Bouche Berlin launched their first kombucha at the end of 2019, their mission was simple: using innovative brewing techniques, to create an organic product that circumvents the use of industrial concentrates to produce artisanal beverages. Their most recent flavours include hibiscus, melon and bergamot, a citrus plant known for its unique floral and spicy edge.

Aware sat down with the three founders, Felix Rank, Walker Brengel, and Yannic Poepperling, to learn more about the hype surrounding fermentation and the importance of local production.

Aware: How did you come together to establish Bouche Berlin?

Bouche: On a trip to the States for a group show, Walker introduced us to kombucha, which had already established itself in the States. We brought back some cultures (otherwise know as a scoby) to Berlin and Walker immediately began with home-brewing in the studio. We grew increasingly excited about the process and the flavours we could produce by experimenting with yeasts and other infusions.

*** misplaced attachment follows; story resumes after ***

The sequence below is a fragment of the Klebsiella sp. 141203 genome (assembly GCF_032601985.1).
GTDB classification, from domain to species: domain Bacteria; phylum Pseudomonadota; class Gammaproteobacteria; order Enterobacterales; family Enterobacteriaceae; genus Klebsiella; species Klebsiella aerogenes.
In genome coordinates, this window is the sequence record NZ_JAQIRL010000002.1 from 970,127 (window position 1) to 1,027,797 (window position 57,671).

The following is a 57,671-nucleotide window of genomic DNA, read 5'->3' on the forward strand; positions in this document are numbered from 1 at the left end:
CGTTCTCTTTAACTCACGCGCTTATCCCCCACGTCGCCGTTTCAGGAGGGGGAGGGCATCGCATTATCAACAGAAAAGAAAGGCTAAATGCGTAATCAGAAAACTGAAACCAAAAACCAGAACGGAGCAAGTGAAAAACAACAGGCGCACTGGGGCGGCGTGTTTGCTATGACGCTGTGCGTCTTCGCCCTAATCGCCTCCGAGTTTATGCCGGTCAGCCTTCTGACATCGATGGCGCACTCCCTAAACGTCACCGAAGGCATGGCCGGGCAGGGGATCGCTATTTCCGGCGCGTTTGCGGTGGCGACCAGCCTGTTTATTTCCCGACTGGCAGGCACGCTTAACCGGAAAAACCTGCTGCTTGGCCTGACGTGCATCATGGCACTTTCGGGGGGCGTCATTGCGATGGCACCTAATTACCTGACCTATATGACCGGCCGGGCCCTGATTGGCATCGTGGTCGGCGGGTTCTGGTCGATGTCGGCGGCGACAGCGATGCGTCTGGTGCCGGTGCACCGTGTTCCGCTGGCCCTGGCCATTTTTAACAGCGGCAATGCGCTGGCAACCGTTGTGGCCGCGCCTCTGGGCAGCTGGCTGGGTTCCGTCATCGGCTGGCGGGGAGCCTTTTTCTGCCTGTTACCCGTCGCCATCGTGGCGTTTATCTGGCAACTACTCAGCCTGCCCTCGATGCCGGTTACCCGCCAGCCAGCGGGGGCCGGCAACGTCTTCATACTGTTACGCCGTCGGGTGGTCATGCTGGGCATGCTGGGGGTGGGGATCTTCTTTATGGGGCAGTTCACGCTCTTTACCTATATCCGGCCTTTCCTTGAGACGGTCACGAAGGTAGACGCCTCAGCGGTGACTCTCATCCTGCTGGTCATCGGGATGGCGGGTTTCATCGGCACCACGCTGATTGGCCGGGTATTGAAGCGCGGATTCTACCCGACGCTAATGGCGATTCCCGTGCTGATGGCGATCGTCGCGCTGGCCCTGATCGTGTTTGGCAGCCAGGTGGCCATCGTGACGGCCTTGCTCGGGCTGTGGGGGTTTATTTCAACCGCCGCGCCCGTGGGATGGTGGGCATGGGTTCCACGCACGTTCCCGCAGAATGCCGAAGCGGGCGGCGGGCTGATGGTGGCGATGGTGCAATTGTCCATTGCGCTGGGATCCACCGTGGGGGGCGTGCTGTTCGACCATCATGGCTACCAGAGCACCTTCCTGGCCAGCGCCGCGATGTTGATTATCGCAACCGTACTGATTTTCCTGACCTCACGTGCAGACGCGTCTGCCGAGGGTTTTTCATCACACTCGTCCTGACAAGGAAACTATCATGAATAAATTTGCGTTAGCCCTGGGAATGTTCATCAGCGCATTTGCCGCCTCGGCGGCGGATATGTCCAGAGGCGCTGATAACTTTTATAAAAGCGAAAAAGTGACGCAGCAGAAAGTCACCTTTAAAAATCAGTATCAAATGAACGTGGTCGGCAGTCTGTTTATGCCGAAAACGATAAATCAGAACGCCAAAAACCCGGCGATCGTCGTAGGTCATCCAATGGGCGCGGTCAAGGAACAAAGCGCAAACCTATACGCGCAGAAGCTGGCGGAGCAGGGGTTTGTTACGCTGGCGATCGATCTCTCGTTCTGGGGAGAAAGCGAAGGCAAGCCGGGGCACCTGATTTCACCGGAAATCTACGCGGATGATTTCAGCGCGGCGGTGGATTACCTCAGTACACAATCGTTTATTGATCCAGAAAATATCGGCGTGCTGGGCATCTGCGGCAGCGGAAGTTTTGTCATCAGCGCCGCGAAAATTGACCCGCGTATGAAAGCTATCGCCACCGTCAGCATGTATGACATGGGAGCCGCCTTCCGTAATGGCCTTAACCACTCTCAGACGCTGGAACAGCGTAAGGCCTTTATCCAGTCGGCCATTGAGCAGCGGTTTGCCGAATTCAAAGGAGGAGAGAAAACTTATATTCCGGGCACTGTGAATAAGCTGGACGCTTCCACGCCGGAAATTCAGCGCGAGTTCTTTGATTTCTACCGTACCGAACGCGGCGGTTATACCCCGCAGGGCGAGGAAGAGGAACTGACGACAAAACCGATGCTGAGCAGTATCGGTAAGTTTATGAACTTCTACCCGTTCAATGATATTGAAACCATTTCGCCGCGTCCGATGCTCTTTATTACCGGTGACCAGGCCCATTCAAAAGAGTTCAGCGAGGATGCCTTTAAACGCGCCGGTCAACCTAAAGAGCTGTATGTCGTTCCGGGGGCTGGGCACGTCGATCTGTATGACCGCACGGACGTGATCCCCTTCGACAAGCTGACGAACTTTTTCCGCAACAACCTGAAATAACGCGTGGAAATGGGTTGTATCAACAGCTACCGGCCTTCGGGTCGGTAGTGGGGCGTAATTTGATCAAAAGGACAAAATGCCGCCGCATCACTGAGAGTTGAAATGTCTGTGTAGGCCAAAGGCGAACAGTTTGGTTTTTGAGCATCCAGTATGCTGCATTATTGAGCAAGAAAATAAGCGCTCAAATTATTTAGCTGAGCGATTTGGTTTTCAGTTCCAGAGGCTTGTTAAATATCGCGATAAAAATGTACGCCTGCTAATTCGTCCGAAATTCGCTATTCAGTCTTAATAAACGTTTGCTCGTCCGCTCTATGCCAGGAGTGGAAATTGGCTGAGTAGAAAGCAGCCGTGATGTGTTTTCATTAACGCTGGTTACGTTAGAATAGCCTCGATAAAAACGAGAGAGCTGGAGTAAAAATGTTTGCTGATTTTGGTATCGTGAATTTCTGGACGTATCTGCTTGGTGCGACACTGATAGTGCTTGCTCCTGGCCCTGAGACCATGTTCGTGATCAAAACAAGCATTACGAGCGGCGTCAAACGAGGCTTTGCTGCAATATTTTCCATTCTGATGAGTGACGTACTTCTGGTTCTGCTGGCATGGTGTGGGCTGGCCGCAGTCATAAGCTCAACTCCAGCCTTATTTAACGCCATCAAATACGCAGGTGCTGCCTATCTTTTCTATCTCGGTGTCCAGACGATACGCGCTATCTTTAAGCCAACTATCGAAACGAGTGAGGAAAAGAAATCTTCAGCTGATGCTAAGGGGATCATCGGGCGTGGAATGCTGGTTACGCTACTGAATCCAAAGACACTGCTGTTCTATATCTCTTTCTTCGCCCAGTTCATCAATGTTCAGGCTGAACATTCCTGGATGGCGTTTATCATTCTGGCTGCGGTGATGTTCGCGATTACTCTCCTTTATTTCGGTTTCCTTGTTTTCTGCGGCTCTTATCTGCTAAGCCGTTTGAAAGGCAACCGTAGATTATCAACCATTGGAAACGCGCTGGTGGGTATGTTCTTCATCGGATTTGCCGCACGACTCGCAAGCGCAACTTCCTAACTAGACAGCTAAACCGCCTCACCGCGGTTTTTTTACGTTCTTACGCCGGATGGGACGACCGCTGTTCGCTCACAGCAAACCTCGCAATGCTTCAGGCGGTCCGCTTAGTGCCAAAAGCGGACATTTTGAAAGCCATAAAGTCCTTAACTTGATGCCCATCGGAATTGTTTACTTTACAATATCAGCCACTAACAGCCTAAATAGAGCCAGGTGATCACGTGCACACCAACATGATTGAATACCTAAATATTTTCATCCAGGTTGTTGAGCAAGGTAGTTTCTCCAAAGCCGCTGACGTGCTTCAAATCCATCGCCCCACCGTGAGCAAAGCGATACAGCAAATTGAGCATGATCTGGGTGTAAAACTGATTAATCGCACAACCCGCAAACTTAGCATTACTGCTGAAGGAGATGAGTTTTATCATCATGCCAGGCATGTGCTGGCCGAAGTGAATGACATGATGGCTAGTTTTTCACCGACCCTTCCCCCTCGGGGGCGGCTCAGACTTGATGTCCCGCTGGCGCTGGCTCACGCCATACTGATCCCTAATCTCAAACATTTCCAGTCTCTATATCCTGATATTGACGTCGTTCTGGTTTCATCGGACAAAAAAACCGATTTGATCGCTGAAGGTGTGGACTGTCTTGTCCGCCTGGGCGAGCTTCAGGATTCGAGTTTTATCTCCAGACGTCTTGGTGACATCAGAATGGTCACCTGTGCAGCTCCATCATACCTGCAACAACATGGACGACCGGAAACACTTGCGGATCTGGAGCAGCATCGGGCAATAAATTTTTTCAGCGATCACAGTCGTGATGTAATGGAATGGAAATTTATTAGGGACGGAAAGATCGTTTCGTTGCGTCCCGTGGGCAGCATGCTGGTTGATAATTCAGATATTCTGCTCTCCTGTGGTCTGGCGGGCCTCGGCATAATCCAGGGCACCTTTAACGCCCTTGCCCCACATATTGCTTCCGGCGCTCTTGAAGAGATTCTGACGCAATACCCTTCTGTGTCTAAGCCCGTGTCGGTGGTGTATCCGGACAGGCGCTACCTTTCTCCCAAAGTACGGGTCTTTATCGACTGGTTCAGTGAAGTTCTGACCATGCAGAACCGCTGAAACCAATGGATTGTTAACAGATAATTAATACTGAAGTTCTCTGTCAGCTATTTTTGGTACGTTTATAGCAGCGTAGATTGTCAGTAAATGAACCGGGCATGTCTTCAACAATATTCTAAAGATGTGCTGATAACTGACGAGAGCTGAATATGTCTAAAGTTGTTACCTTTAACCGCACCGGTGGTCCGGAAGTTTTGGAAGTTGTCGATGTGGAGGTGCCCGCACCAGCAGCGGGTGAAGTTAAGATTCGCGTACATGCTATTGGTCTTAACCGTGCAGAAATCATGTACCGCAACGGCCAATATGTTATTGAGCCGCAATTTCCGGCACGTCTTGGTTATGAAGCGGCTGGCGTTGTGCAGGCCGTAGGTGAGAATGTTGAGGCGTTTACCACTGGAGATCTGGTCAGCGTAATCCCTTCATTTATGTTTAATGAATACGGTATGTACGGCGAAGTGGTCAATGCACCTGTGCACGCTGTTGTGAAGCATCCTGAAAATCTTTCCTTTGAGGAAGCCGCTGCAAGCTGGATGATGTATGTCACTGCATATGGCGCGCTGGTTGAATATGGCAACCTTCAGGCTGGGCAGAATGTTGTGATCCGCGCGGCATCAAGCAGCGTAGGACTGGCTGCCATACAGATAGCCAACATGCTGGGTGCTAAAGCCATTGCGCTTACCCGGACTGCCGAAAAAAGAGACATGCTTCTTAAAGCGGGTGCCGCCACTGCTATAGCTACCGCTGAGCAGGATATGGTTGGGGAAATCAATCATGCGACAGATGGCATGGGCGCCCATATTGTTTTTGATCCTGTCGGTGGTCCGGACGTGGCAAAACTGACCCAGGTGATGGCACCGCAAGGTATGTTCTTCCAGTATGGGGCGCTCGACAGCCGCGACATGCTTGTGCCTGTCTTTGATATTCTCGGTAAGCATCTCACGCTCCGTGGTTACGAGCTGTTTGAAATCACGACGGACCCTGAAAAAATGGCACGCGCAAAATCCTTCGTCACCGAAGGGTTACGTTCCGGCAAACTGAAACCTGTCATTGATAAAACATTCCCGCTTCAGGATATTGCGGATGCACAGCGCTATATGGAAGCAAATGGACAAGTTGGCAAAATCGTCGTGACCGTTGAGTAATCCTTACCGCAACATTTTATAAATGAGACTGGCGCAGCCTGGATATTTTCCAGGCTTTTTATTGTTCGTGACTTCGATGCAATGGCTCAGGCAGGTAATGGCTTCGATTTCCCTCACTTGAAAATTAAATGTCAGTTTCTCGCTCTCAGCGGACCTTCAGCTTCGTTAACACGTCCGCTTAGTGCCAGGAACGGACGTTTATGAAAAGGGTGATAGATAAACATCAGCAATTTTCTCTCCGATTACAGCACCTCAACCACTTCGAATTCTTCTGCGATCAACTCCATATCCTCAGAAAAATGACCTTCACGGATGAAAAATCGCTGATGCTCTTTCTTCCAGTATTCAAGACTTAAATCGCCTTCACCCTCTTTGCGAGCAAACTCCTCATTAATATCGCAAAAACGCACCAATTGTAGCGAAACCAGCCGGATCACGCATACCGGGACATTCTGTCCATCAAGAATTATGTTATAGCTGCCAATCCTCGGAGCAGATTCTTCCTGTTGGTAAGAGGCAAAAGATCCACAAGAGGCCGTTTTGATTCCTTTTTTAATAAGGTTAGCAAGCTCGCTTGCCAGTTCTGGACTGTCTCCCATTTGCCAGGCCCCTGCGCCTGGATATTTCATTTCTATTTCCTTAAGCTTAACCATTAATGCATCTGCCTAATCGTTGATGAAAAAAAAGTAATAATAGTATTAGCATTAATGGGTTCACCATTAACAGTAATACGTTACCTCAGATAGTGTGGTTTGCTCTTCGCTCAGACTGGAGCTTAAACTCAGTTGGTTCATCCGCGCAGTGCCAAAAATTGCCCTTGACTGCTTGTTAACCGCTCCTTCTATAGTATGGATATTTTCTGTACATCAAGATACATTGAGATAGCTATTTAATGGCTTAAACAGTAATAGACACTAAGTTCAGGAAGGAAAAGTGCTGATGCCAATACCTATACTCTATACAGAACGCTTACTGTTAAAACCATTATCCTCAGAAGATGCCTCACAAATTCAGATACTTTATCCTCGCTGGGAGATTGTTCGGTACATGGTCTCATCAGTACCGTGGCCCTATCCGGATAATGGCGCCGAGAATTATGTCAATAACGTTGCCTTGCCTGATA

We spent over a year just concentrating on understanding the process and the basic flavour of our kombucha until we grew out of Walker’s five square meter painting storage, which we converted into our first make-shift brewing room.

Aware: Fermentation is very “in” at the moment, can you tell us why?

Bouche: We believe that several aspects come together. Yes, fermentation is indeed on everyone’s lips at the moment, but it is actually something that surrounds us all the time. Much of the food we consume is fermented in some way.